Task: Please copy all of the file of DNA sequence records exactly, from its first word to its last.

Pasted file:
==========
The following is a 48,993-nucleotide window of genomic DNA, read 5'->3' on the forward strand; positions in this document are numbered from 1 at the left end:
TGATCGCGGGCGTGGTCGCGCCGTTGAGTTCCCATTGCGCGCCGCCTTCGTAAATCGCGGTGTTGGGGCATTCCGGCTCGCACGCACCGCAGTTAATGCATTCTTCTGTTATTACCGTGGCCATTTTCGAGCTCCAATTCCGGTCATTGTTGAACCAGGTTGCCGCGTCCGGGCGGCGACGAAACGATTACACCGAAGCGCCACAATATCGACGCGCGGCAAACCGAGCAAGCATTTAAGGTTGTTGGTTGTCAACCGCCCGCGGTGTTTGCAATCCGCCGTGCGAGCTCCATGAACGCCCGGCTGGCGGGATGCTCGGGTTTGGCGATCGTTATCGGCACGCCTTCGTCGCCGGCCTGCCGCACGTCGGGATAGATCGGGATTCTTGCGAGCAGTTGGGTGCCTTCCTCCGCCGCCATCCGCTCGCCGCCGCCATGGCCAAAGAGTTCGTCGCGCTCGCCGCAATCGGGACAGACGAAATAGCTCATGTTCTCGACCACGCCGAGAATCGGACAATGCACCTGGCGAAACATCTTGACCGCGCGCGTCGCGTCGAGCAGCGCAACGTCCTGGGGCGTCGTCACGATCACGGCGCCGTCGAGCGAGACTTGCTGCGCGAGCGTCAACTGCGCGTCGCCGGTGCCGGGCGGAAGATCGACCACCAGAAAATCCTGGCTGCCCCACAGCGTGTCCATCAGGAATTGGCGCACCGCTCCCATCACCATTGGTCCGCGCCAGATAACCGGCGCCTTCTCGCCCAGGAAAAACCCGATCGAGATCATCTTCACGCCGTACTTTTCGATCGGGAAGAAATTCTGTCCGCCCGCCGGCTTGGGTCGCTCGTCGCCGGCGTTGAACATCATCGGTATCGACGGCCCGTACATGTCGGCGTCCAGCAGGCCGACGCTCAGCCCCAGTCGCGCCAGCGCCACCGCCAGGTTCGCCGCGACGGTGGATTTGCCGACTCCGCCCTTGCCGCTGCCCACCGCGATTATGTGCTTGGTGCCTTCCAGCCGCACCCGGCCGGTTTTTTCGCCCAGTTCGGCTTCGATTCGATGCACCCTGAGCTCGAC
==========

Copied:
The following is a 48,993-nucleotide window of genomic DNA, read 5'->3' on the forward strand; positions in this document are numbered from 1 at the left end:
TGATCGCGGGCGTGGTCGCGCCGTTGAGTTCCCATTGCGCGCCGCCTTCGTAAATCGCGGTGTTGGGGCATTCCGGCTCGCACGCACCGCAGTTAATGCATTCTTCTGTTATTACCGTGGCCATTTTCGAGCTCCAATTCCGGTCATTGTTGAACCAGGTTGCCGCGTCCGGGCGGCGACGAAACGATTACACCGAAGCGCCACAATATCGACGCGCGGCAAACCGAGCAAGCATTTAAGGTTGTTGGTTGTCAACCGCCCGCGGTGTTTGCAATCCGCCGTGCGAGCTCCATGAACGCCCGGCTGGCGGGATGCTCGGGTTTGGCGATCGTTATCGGCACGCCTTCGTCGCCGGCCTGCCGCACGTCGGGATAGATCGGGATTCTTGCGAGCAGTTGGGTGCCTTCCTCCGCCGCCATCCGCTCGCCGCCGCCATGGCCAAAGAGTTCGTCGCGCTCGCCGCAATCGGGACAGACGAAATAGCTCATGTTCTCGACCACGCCGAGAATCGGACAATGCACCTGGCGAAACATCTTGACCGCGCGCGTCGCGTCGAGCAGCGCAACGTCCTGGGGCGTCGTCACGATCACGGCGCCGTCGAGCGAGACTTGCTGCGCGAGCGTCAACTGCGCGTCGCCGGTGCCGGGCGGAAGATCGACCACCAGAAAATCCTGGCTGCCCCACAGCGTGTCCATCAGGAATTGGCGCACCGCTCCCATCACCATTGGTCCGCGCCAGATAACCGGCGCCTTCTCGCCCAGGAAAAACCCGATCGAGATCATCTTCACGCCGTACTTTTCGATCGGGAAGAAATTCTGTCCGCCCGCCGGCTTGGGTCGCTCGTCGCCGGCGTTGAACATCATCGGTATCGACGGCCCGTACATGTCGGCGTCCAGCAGGCCGACGCTCAGCCCCAGTCGCGCCAGCGCCACCGCCAGGTTCGCCGCGACGGTGGATTTGCCGACTCCGCCCTTGCCGCTGCCCACCGCGATTATGTGCTTGGTGCCTTCCAGCCGCACCCGGCCGGTTTTTTCGCCCAGTTCGGCTTCGATTCGATGCACCCTGAGCTCGAC